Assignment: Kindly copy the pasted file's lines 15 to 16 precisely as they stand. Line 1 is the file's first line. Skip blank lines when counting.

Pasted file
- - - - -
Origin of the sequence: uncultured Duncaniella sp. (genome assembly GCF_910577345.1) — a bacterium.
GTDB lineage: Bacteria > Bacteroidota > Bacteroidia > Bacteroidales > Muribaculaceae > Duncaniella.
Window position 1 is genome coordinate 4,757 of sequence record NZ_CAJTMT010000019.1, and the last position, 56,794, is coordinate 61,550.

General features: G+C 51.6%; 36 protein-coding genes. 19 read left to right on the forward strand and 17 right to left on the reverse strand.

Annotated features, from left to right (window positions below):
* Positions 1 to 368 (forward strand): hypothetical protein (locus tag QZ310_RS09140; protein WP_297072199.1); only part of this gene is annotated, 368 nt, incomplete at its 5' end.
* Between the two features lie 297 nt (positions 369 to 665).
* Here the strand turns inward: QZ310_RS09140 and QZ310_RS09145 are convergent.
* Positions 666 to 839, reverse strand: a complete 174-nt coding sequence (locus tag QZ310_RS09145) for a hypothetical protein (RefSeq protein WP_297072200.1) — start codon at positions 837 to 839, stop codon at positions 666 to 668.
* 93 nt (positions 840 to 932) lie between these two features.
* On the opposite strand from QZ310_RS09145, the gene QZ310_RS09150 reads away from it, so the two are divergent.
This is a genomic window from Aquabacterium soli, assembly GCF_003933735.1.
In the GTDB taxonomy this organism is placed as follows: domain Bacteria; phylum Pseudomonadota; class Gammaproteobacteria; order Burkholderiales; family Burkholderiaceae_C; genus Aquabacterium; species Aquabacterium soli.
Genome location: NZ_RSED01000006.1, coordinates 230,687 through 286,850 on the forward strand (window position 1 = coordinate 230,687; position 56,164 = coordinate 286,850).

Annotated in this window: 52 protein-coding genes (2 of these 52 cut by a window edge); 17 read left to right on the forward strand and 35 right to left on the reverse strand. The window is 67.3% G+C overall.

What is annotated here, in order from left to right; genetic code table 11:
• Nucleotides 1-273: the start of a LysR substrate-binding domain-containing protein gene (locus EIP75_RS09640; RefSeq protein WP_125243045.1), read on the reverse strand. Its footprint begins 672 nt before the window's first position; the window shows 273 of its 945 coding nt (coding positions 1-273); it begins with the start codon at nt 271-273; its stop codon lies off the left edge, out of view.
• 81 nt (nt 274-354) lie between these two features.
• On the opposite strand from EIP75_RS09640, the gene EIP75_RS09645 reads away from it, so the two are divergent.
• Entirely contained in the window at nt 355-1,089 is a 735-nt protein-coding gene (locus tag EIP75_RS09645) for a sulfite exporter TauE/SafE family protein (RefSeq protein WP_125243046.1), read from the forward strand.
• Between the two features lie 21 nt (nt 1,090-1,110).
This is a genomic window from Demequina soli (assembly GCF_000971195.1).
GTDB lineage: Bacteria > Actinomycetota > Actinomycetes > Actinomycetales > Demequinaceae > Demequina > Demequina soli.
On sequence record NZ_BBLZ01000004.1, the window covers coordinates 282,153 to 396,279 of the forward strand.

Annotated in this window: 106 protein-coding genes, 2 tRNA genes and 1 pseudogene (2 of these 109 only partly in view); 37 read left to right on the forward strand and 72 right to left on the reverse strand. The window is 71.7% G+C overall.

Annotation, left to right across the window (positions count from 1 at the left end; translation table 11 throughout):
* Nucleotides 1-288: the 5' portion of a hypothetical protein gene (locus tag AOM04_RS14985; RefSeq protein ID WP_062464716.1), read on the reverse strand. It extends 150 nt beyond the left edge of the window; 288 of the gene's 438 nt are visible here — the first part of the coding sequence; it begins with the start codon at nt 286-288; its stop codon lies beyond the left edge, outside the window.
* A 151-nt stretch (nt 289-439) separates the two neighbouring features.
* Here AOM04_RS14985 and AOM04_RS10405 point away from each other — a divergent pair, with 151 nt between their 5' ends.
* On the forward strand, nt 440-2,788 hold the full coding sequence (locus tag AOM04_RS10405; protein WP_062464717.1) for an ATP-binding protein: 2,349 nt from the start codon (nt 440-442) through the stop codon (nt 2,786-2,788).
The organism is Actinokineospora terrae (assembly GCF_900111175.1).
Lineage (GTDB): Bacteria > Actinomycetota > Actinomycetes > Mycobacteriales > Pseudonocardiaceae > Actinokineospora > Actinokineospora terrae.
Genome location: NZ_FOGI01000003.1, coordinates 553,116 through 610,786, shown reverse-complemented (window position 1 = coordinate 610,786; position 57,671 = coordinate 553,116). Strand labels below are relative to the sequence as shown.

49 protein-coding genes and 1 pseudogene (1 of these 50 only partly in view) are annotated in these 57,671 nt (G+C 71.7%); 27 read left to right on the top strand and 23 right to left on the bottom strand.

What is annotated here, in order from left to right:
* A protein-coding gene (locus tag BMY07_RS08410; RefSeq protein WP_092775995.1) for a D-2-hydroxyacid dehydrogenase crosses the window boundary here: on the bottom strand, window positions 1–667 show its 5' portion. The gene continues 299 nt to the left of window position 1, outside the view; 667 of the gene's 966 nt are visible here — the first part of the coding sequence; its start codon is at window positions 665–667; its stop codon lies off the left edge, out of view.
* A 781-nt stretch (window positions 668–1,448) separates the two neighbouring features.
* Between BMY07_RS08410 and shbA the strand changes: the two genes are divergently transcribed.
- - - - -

Annotated in this window: 52 protein-coding genes (2 of these 52 cut by a window edge); 17 read left to right on the forward strand and 35 right to left on the reverse strand. The window is 67.3% G+C overall.

What is annotated here, in order from left to right; genetic code table 11: